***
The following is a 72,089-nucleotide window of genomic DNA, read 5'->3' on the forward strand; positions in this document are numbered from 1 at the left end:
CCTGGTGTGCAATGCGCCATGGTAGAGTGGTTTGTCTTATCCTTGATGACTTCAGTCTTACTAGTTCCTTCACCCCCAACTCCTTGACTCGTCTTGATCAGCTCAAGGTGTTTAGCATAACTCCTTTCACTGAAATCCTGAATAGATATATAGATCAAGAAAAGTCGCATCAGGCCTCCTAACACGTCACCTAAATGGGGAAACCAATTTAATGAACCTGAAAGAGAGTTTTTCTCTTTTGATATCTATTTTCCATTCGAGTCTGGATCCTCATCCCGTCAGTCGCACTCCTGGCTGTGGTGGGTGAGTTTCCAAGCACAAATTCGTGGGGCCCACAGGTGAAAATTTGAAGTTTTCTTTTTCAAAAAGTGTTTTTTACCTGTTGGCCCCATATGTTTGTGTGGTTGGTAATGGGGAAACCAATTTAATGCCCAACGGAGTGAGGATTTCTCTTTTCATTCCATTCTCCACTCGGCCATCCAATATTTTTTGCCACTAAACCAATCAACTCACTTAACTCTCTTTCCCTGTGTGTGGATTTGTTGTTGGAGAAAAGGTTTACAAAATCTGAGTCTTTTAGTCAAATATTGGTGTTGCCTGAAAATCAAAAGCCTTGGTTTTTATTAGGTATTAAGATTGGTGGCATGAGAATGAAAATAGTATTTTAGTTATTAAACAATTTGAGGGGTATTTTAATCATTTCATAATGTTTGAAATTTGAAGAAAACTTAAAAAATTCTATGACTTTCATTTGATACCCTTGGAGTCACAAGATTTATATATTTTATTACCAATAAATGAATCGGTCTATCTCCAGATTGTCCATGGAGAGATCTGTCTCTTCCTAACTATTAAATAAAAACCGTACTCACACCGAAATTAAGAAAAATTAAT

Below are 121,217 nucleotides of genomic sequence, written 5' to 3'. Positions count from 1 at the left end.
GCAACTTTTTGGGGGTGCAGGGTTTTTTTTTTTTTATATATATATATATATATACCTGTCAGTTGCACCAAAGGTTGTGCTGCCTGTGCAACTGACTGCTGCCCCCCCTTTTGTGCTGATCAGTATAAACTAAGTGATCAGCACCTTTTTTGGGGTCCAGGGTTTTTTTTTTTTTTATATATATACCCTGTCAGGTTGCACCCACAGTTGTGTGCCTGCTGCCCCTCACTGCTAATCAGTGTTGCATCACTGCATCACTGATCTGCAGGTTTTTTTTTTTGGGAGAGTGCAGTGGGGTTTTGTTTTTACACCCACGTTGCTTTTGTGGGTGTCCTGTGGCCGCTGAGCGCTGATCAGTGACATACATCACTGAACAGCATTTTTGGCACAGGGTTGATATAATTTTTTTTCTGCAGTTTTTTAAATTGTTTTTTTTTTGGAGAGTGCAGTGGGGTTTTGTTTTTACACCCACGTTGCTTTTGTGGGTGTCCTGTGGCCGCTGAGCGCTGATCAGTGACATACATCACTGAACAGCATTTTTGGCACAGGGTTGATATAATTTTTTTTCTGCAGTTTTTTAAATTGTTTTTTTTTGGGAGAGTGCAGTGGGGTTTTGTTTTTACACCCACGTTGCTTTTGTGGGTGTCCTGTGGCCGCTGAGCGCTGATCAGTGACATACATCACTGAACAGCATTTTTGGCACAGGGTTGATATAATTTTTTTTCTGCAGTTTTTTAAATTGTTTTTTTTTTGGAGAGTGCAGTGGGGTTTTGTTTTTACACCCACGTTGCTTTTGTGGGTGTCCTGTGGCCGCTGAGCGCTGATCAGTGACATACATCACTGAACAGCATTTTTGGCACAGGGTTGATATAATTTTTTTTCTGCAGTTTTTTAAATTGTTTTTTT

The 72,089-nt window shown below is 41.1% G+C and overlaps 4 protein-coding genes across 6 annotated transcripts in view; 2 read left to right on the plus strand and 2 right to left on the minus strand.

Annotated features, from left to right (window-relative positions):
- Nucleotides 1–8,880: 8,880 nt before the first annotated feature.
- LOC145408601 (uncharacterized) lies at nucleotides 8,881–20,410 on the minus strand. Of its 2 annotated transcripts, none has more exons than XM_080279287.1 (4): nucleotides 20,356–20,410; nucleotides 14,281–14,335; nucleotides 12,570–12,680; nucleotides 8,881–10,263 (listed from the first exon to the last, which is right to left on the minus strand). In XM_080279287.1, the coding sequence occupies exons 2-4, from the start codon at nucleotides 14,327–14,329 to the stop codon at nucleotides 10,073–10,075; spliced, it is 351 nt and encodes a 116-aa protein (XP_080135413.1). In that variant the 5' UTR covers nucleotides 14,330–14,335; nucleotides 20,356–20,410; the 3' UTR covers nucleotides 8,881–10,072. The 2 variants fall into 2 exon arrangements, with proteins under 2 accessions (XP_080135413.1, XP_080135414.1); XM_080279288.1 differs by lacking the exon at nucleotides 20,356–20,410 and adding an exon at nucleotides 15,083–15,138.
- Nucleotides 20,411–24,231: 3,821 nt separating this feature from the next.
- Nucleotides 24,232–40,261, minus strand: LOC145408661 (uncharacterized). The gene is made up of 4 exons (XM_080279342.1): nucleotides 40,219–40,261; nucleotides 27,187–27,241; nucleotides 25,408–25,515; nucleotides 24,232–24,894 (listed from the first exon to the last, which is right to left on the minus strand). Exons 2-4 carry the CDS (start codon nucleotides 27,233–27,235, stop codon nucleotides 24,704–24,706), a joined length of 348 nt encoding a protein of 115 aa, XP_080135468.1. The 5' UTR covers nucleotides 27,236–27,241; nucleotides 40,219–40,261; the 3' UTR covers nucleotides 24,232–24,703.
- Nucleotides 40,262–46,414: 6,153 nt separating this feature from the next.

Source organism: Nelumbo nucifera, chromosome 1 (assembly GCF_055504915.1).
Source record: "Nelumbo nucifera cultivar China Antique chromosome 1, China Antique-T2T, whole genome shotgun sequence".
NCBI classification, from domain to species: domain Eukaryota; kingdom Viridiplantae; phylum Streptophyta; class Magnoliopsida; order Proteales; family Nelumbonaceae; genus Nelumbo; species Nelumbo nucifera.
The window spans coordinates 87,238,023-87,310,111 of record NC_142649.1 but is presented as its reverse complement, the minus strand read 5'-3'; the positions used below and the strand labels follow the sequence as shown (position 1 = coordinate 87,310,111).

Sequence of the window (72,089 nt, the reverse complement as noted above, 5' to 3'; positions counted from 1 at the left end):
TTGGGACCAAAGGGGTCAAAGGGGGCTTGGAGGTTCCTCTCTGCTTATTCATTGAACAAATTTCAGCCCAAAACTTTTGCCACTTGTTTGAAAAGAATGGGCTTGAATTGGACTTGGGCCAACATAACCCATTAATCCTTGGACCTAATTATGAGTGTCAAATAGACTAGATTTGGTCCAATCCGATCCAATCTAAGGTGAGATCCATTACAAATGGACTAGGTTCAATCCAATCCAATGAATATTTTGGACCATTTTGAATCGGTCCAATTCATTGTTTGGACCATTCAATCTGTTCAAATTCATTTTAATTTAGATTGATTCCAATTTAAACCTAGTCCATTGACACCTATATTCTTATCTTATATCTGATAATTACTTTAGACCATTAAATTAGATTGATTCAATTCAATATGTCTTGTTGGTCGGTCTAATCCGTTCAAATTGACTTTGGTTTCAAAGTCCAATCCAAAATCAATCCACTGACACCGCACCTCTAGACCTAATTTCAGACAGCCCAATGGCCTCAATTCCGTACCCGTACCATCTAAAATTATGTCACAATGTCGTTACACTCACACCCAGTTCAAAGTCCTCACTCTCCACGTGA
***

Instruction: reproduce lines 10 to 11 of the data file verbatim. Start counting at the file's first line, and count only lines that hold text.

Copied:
- Nucleotides 24,232–40,261, minus strand: LOC145408661 (uncharacterized). The gene is made up of 4 exons (XM_080279342.1): nucleotides 40,219–40,261; nucleotides 27,187–27,241; nucleotides 25,408–25,515; nucleotides 24,232–24,894 (listed from the first exon to the last, which is right to left on the minus strand). Exons 2-4 carry the CDS (start codon nucleotides 27,233–27,235, stop codon nucleotides 24,704–24,706), a joined length of 348 nt encoding a protein of 115 aa, XP_080135468.1. The 5' UTR covers nucleotides 27,236–27,241; nucleotides 40,219–40,261; the 3' UTR covers nucleotides 24,232–24,703.
- Nucleotides 40,262–46,414: 6,153 nt separating this feature from the next.